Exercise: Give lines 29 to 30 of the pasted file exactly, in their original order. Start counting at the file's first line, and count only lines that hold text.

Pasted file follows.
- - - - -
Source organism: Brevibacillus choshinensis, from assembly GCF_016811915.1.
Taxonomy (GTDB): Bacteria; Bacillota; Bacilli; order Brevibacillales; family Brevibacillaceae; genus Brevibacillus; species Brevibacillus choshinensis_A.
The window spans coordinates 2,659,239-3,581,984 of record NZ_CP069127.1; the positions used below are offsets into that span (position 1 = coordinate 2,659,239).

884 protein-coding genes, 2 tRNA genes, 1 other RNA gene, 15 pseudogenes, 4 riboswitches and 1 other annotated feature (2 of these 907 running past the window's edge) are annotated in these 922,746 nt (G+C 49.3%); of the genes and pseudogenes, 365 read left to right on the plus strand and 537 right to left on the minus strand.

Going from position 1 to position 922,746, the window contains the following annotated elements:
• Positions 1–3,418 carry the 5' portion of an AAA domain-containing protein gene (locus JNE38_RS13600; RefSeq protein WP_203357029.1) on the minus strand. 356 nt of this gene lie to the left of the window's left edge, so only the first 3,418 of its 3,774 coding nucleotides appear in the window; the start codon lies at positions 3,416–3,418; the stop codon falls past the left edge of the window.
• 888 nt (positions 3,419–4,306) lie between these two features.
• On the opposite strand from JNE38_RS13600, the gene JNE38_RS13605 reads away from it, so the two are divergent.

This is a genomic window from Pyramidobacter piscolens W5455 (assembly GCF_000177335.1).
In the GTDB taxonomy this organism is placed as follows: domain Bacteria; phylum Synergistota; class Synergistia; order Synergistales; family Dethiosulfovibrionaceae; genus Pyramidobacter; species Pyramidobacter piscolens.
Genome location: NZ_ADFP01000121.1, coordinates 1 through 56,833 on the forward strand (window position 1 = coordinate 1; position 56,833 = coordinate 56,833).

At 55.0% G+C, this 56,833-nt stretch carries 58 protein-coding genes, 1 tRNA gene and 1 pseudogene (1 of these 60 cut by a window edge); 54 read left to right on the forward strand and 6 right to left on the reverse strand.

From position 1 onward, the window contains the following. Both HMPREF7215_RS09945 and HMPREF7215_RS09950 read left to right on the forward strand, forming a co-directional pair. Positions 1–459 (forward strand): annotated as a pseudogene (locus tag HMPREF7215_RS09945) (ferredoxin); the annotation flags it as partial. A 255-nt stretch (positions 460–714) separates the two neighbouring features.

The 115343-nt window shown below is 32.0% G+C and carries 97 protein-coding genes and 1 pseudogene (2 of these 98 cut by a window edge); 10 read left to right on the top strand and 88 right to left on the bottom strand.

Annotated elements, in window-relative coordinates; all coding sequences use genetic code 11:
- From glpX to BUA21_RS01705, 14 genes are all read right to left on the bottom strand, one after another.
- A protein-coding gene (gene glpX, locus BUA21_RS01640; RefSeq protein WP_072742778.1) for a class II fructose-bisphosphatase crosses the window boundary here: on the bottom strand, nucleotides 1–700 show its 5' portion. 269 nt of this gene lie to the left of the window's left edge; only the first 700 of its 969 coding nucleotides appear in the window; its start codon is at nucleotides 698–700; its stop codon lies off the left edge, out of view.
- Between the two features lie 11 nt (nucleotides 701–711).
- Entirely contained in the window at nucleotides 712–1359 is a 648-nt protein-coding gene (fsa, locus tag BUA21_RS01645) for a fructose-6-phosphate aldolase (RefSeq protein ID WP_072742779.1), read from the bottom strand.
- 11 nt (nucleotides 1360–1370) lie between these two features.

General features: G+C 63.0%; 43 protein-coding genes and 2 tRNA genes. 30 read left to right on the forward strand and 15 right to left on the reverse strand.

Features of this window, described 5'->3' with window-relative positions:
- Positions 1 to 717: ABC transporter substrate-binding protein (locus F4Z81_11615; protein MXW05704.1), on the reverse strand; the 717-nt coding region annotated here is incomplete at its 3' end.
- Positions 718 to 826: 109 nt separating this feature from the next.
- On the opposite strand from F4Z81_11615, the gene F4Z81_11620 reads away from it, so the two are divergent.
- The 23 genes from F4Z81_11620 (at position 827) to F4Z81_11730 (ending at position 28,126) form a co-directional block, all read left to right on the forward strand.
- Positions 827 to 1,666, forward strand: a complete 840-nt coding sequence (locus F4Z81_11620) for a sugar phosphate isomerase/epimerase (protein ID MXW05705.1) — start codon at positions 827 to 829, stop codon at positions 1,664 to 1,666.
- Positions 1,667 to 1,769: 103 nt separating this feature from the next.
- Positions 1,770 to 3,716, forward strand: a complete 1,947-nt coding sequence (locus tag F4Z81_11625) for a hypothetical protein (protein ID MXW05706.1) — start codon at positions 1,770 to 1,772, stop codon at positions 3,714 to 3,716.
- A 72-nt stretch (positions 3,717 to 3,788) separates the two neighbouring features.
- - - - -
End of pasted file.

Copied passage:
- Positions 1,770 to 3,716, forward strand: a complete 1,947-nt coding sequence (locus tag F4Z81_11625) for a hypothetical protein (protein ID MXW05706.1) — start codon at positions 1,770 to 1,772, stop codon at positions 3,714 to 3,716.
- A 72-nt stretch (positions 3,717 to 3,788) separates the two neighbouring features.